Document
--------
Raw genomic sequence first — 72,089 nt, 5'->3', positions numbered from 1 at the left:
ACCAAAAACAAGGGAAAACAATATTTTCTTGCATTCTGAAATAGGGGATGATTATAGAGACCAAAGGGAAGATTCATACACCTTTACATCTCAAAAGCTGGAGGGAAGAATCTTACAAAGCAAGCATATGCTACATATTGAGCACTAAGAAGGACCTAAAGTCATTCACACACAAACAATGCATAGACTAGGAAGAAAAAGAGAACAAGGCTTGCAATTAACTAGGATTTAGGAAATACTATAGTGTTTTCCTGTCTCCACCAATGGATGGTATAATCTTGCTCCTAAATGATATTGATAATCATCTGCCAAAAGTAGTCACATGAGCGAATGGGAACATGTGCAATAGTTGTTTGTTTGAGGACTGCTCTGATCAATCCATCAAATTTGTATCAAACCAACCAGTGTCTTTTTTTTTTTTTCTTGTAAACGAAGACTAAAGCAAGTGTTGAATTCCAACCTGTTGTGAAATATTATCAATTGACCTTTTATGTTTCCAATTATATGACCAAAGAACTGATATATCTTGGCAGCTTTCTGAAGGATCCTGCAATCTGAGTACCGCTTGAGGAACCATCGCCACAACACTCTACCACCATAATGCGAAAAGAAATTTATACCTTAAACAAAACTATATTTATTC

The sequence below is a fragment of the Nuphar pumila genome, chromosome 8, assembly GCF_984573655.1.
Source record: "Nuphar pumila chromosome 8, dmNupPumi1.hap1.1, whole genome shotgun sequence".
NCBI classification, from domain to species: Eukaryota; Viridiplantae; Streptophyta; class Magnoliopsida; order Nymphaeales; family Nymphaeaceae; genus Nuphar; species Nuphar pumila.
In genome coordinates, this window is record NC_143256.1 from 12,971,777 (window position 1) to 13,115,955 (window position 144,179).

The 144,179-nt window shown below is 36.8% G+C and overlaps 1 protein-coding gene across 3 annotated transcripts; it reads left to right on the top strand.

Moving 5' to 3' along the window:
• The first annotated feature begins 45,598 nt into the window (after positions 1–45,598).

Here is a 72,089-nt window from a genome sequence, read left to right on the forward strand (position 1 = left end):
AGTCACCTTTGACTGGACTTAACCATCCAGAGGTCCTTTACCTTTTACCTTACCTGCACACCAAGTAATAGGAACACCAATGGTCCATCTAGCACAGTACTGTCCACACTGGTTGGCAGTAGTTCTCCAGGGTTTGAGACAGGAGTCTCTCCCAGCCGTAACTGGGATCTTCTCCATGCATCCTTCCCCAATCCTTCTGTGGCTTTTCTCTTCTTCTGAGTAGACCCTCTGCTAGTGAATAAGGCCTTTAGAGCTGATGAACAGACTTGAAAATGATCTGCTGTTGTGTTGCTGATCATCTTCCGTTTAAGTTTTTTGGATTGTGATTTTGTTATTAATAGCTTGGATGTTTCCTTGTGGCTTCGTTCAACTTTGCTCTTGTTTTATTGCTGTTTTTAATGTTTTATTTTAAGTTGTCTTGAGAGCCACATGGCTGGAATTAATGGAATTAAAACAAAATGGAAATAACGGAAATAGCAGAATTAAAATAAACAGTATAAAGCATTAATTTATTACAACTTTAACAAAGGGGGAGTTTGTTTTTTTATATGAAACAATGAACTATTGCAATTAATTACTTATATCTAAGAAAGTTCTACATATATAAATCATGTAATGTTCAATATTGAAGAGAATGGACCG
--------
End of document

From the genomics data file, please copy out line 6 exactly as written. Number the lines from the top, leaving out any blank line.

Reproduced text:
In genome coordinates, this window is record NC_143256.1 from 12,971,777 (window position 1) to 13,115,955 (window position 144,179).